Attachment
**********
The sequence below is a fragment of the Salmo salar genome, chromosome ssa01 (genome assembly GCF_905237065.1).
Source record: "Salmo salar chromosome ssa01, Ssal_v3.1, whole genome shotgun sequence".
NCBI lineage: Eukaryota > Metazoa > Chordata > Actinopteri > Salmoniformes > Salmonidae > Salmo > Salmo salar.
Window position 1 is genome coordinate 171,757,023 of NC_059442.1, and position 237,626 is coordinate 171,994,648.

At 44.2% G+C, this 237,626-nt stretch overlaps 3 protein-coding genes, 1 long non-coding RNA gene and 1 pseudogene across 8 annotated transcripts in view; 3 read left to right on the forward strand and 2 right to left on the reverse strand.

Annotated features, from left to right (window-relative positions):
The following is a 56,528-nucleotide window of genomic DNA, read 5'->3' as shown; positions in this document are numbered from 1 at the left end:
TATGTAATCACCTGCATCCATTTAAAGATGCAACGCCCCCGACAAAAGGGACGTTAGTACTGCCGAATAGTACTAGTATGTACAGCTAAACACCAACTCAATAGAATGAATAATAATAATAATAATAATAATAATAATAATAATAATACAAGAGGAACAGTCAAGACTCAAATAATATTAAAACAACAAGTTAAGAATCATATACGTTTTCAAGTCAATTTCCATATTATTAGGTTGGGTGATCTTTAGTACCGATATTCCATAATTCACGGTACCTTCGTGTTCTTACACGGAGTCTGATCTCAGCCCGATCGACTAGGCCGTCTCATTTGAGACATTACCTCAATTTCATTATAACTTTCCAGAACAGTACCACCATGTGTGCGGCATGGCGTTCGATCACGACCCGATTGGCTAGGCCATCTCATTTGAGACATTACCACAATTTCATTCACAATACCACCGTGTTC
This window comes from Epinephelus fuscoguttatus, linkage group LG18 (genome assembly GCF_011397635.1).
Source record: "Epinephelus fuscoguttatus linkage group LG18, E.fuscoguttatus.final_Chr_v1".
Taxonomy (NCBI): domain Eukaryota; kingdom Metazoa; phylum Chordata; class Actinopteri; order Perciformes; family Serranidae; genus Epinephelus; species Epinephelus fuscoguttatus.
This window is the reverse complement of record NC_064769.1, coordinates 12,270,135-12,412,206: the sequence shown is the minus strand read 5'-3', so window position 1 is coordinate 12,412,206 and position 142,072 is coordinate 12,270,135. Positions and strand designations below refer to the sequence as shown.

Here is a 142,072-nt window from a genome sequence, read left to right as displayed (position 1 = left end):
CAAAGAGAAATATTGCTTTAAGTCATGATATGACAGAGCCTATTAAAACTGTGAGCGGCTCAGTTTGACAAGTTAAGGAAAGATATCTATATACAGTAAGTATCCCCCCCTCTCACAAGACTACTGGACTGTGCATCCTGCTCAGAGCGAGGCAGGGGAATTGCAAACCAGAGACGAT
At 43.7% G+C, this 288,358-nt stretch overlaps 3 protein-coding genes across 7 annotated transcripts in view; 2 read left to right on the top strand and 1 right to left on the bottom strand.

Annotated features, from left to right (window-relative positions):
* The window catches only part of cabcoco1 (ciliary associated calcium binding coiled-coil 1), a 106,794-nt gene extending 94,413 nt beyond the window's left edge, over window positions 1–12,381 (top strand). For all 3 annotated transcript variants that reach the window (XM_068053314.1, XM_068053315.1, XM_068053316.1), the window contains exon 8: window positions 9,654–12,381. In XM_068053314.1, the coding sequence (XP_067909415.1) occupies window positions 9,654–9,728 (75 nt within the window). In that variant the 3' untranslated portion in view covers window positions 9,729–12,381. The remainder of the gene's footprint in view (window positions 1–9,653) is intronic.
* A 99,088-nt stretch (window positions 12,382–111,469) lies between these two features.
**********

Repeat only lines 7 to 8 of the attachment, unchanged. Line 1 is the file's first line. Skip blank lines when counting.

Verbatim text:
The following is a 56,528-nucleotide window of genomic DNA, read 5'->3' as shown; positions in this document are numbered from 1 at the left end:
TATGTAATCACCTGCATCCATTTAAAGATGCAACGCCCCCGACAAAAGGGACGTTAGTACTGCCGAATAGTACTAGTATGTACAGCTAAACACCAACTCAATAGAATGAATAATAATAATAATAATAATAATAATAATAATAATAATACAAGAGGAACAGTCAAGACTCAAATAATATTAAAACAACAAGTTAAGAATCATATACGTTTTCAAGTCAATTTCCATATTATTAGGTTGGGTGATCTTTAGTACCGATATTCCATAATTCACGGTACCTTCGTGTTCTTACACGGAGTCTGATCTCAGCCCGATCGACTAGGCCGTCTCATTTGAGACATTACCTCAATTTCATTATAACTTTCCAGAACAGTACCACCATGTGTGCGGCATGGCGTTCGATCACGACCCGATTGGCTAGGCCATCTCATTTGAGACATTACCACAATTTCATTCACAATACCACCGTGTTC